Photo/Illutration A red swamp crayfish (Asahi Shimbun file photo)

We take it for granted that the white clover growing in the fields is native to Japan, but it isn't.

It was brought to Japan during the Edo Period (1603-1867) as packing material in crates of glassware shipped from the the Netherlands. Hence its Japanese name of "shiro tsumekusa," which literally means "white stuffing grass."

Fields of white clover grew popular in Japan as hunting grounds for four-leaf clovers, which are believed to bring good luck.

Red swamp crayfish is another species introduced to Japan to serve human needs.

The species was imported from the United States in 1927 as feed for farmed edible frogs. The crustacean propagated vigorously in Japanese rice paddies that closely resembled its native Louisiana swamps.

People's memories of catching crayfish remain vivid even after many years, probably because of their bright red hue. They are loved by children to this day, but the impact of these creatures on the ecosystem is now becoming a cause of grave concern.

Experts point out that red swamp crayfish slash aquatic plants with their claws, ruining spawning grounds for other fish.

The Asahi Shimbun reported July 7 that the Environment Ministry is in the process of designating red swamp crayfish as an invasive alien species and banning their import, sale and release into the wild. At the earliest, the new regulation may take effect in 2023.

I understand the need for some kind of action. I just hope it won't go so far as to prohibit children from catching crayfish.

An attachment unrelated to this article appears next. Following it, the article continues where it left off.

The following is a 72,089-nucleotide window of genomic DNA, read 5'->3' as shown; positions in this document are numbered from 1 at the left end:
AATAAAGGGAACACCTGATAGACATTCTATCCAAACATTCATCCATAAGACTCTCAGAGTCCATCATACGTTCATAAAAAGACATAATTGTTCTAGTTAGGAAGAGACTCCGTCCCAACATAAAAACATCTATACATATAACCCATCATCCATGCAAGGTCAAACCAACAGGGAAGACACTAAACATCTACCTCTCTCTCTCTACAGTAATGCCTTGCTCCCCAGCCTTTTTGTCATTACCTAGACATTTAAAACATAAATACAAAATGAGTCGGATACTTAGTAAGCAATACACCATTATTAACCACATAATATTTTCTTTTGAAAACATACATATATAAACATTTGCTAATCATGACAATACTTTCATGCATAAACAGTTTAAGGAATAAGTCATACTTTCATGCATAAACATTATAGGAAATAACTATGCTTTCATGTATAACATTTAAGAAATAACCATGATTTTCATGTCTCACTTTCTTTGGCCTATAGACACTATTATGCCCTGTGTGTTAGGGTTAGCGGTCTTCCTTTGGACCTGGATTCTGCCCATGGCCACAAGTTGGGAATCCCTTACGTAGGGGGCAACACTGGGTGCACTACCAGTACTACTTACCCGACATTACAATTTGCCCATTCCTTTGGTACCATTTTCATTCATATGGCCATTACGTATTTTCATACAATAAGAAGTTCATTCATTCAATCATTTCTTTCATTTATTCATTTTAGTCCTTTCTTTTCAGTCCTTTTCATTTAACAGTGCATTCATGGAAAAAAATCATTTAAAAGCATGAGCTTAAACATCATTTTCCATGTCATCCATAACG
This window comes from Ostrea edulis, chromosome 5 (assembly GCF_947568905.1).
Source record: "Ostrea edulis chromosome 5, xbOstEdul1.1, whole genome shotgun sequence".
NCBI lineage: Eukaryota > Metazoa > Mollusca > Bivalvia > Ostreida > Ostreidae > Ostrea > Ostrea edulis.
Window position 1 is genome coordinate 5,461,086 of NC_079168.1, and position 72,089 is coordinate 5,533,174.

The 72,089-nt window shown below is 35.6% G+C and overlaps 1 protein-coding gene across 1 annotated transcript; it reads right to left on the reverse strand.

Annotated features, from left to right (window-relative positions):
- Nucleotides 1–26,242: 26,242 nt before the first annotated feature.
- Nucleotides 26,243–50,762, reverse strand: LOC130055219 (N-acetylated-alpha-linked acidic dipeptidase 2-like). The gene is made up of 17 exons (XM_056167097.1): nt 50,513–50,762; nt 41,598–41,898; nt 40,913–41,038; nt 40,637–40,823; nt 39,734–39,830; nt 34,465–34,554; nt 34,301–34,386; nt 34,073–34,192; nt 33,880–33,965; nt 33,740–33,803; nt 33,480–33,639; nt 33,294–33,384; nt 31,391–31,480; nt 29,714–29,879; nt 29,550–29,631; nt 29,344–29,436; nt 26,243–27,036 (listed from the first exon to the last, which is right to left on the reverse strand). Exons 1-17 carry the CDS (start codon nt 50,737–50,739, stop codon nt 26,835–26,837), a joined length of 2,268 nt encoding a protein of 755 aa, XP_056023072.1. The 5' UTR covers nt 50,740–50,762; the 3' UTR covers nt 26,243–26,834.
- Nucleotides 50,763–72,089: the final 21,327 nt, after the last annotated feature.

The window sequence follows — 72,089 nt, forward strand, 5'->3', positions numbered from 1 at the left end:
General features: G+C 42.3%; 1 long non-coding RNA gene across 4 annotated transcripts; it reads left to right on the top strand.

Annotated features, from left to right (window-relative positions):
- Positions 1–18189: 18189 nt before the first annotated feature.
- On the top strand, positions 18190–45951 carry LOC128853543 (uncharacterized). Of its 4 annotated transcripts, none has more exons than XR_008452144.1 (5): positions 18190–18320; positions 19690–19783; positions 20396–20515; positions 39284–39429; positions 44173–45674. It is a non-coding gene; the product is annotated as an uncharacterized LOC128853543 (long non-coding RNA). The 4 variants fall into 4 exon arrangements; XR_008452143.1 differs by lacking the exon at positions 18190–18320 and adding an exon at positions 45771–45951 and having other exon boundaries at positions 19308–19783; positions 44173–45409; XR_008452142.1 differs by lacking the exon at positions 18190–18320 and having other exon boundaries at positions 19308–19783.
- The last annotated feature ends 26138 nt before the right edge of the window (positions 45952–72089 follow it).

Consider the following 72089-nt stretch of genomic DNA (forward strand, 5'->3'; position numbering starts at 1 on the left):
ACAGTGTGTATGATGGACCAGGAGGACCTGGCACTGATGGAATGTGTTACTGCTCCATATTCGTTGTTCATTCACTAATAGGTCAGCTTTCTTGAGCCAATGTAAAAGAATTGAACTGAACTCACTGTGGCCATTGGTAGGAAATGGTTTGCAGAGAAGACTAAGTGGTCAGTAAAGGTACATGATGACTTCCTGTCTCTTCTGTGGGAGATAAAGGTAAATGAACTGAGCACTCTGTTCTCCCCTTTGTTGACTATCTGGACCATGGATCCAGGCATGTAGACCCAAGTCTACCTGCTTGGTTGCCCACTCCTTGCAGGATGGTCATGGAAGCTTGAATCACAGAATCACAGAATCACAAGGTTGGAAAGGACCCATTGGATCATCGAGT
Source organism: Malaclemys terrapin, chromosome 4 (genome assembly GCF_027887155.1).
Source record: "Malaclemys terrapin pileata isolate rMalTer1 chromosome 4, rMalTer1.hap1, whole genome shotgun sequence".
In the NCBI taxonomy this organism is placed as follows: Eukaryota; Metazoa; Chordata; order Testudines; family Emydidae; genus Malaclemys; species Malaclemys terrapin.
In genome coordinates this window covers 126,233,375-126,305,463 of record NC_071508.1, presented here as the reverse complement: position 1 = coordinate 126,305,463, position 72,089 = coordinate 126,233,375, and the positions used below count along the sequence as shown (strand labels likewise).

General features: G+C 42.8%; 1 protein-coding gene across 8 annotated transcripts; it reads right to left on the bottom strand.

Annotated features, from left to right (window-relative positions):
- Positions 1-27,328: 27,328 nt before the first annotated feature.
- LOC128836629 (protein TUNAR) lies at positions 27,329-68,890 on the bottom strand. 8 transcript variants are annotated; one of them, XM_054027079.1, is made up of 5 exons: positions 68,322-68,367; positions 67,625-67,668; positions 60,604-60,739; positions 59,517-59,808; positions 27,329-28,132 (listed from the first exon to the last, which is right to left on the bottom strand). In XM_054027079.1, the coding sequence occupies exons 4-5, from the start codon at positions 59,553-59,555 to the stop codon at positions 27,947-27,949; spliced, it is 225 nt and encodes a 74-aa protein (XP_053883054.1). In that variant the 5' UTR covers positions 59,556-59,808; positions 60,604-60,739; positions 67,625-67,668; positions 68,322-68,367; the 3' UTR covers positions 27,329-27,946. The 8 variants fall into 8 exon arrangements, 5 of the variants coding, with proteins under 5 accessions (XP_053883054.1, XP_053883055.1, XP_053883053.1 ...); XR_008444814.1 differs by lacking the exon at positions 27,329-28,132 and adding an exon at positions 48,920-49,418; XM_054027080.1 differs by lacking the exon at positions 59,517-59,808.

"Usagi no Me" (A Rabbit's Eyes), a children's story by Kenjiro Haitani (1934-2006) set in an elementary school, contains a scene where a teacher brings a red swamp crayfish to the classroom to surprise the pupils.

"I stared and stared ... A red one emerged," one youngster wrote in his composition. "I felt a burn in my nose, like when I drank a strong soda pop. I felt a burn in my heart."

Children need to be exposed to living creatures and awaken to the wonders of nature. Adults need to protect the ecosystem.

How to keep these needs in balance? The red swamp crayfish seems to be asking this question.

--The Asahi Shimbun, July 10

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Vox Populi, Vox Dei is a popular daily column that takes up a wide range of topics, including culture, arts and social trends and developments. Written by veteran Asahi Shimbun writers, the column provides useful perspectives on and insights into contemporary Japan and its culture.